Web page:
PENSION PLAN

Pension plan is a fund financed by the contributions of the employer for the eventual payments of retirement benefits. Employers can also share with employees the amount invested in the fund. Pension plans are managed by different categories of pension plan sponsors. These can be either public or private entities operating on behalf of their employees. A private pension plan sponsor is generally referred to as corporate or private plan. Alternatively, a public sponsor can be either a state or a local government. In case the sponsor is a union offering pension plans to its members, the sponsor is called Taft Hartley plans. Despite their low level of liquidity, pension funds represent the major investors in the international financial system. There are several reasons for the development of pension plans. The most important is the favourable tax treatment associated to the investment in pension contracts. Indeed, contributions are tax exempted during the whole working life of the employees, or in general until the funds are withdrawn. From employers' perspective, there is also a strong incentive to pay contributions that are tax deductible. However, in order to benefit from tax exemption, the fund must be a qualified pension plan, which means that it has to meet some federal requirements. There are two types of pension plans: defined-benefit plans and defined-contributions plans. There is also another type of pension plans called cash balance plan that is a combination of the two basic types.
In defined-benefit plans, the retirement benefits are paid regularly (in general monthly) by the plan sponsor to employees for life beginning at retirement. In case of death before retirement, the same payments are paid to the employees’ beneficiaries. According to this method, the pension plan sponsor is fully responsible for the employees’ benefits that are determined in advance. The formula for the calculation of retirement benefits takes into account the employees' earnings and years of service. The benefits are then paid when the employees meet some requirements, such as a certain number of years of service, while  the continuation with the employer or the union is not relevant. Typically, pension plan sponsors can protect themselves against the risk of being unable to provide the amount agreed by the pension contract by purchasing an annuity policy from a life insurance company. Defined – benefit plans guaranteed by insurance are called insured benefit plans. In recent years, we have assisted to the decline of defined-benefit plans. Many pension plans have been frozen by the most important firms in the USA, like IBM, while others like Microsoft have not adopted defined-benefit plans at all. The competition with firms offering defined-contribution plans imposed too high costs on defined-benefit plan sponsors and they became unsustainable. Most generally, all pension plan sponsors, either private or public, are still facing a crisis today. In essence, this crisis consisted of an accumulation of large deficits by pension funds that threatened the solvency of corporations and governments. The crisis was caused principally by the lack of appropriate regulation and the misleading accounting rules that resulted in the underestimation by firms of pension fund liabilities.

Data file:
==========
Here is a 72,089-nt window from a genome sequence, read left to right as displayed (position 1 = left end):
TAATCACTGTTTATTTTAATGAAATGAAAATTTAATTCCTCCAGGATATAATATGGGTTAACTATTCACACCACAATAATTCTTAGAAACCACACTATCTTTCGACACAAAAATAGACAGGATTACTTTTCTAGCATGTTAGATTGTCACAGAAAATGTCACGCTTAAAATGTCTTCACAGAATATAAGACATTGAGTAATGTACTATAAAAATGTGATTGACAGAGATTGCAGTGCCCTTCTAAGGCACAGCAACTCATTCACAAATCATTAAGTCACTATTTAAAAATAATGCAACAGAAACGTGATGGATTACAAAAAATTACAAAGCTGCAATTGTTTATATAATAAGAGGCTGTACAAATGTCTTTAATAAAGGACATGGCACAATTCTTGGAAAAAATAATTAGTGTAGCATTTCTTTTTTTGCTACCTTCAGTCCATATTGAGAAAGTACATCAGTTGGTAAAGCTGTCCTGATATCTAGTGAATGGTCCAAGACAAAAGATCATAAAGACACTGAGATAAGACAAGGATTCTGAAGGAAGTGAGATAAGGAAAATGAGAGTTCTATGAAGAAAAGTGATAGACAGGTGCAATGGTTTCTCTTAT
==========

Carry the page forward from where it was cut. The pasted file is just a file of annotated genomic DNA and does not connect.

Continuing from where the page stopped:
In defined-contribution plans, the sponsor makes contributions on behalf of the employee in the fund and does not pay any retirement benefit. In general, contributions made by pension plan sponsors reflect a portion of the employee's salary. The retirement benefits are not known in advance and they depend on the contributions made to the fund and on the performance of the investment option selected by the employee. In this case, pension plan funds have no debt obligations for the retirement period and so they do not face any investment risk as it occurs in case of defined-benefit plans. In general, the most selected investment option is represented by mutual funds. In any case, according to the U.S. Department of Labour regulation, firms must ensure a different range of investment possibilities between families of mutual funds that serve specific investment objectives. The broader sector of defined-contribution plans is the 401(k) plan in the private sector, the 403(b) plan in the non-profit sector and the 403(b) plan in the public sector. These plans equally offer the lowest costs as compared to other legal forms of defined-contribution plans such as money purchase pension plans or employee stock ownership plans (ESOPs), and several investment options. Similar to the 401(k) in the private sector, the largest public defined-contribution plan sponsor, the Federal Retirement Thrift, offers  a range of investment opportunitiesto federal employees. Finally, to overcome the shortage related to both basic types of pension plans described above, hybrid pension plans have been created, resembling some of their basic features. There are several categories of hybrid pension plans (floor-offset, pension equity, etc.), but the most common is the so-called cash balance plan. In essence, in a cash balance plan, benefits are fixed in advance, following a formula that takes into account different factors as in defined-benefit pension plans. However, as in contribution plans, the employee has an account that is credited with an amount, resembling an employer’s contribution, monitored in a regular statement. Moreover, in many cash balance plans, vested benefits can be taken as a lump sum and rolled into an Investment Retirement Plan (IRA) when the employee terminates employment.

Bibliography
Fabozzi F., Modigliani F., Jones F. (2010), Foundation of Financial Markets and Institutions, Pearson International Edition.

Editor: Bianca GIANNINI
© 2010 ASSONEBB